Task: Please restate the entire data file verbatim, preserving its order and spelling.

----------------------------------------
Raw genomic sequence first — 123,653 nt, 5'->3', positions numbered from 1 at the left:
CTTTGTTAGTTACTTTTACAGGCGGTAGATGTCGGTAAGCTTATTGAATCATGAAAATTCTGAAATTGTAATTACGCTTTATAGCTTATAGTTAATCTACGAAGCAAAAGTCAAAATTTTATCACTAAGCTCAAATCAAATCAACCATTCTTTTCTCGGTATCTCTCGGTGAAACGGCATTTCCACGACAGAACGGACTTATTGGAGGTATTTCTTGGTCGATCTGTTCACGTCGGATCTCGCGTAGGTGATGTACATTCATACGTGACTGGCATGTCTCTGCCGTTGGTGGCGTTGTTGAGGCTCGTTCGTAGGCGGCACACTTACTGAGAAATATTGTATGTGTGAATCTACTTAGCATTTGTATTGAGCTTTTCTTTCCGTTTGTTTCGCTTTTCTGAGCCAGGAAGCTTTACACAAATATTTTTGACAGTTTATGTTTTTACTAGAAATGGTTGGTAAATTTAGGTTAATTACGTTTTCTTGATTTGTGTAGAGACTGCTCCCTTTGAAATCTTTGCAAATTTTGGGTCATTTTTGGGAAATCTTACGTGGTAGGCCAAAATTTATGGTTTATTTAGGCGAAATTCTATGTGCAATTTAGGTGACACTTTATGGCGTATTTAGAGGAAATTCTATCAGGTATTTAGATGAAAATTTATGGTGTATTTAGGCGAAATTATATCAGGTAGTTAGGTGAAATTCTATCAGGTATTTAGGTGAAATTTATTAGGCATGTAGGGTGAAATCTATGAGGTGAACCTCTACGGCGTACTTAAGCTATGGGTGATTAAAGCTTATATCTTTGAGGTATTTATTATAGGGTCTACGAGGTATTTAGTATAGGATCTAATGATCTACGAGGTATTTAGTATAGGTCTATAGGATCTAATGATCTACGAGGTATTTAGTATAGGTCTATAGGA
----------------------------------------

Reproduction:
Raw genomic sequence first — 123,653 nt, 5'->3', positions numbered from 1 at the left:
CTTTGTTAGTTACTTTTACAGGCGGTAGATGTCGGTAAGCTTATTGAATCATGAAAATTCTGAAATTGTAATTACGCTTTATAGCTTATAGTTAATCTACGAAGCAAAAGTCAAAATTTTATCACTAAGCTCAAATCAAATCAACCATTCTTTTCTCGGTATCTCTCGGTGAAACGGCATTTCCACGACAGAACGGACTTATTGGAGGTATTTCTTGGTCGATCTGTTCACGTCGGATCTCGCGTAGGTGATGTACATTCATACGTGACTGGCATGTCTCTGCCGTTGGTGGCGTTGTTGAGGCTCGTTCGTAGGCGGCACACTTACTGAGAAATATTGTATGTGTGAATCTACTTAGCATTTGTATTGAGCTTTTCTTTCCGTTTGTTTCGCTTTTCTGAGCCAGGAAGCTTTACACAAATATTTTTGACAGTTTATGTTTTTACTAGAAATGGTTGGTAAATTTAGGTTAATTACGTTTTCTTGATTTGTGTAGAGACTGCTCCCTTTGAAATCTTTGCAAATTTTGGGTCATTTTTGGGAAATCTTACGTGGTAGGCCAAAATTTATGGTTTATTTAGGCGAAATTCTATGTGCAATTTAGGTGACACTTTATGGCGTATTTAGAGGAAATTCTATCAGGTATTTAGATGAAAATTTATGGTGTATTTAGGCGAAATTATATCAGGTAGTTAGGTGAAATTCTATCAGGTATTTAGGTGAAATTTATTAGGCATGTAGGGTGAAATCTATGAGGTGAACCTCTACGGCGTACTTAAGCTATGGGTGATTAAAGCTTATATCTTTGAGGTATTTATTATAGGGTCTACGAGGTATTTAGTATAGGATCTAATGATCTACGAGGTATTTAGTATAGGTCTATAGGATCTAATGATCTACGAGGTATTTAGTATAGGTCTATAGGA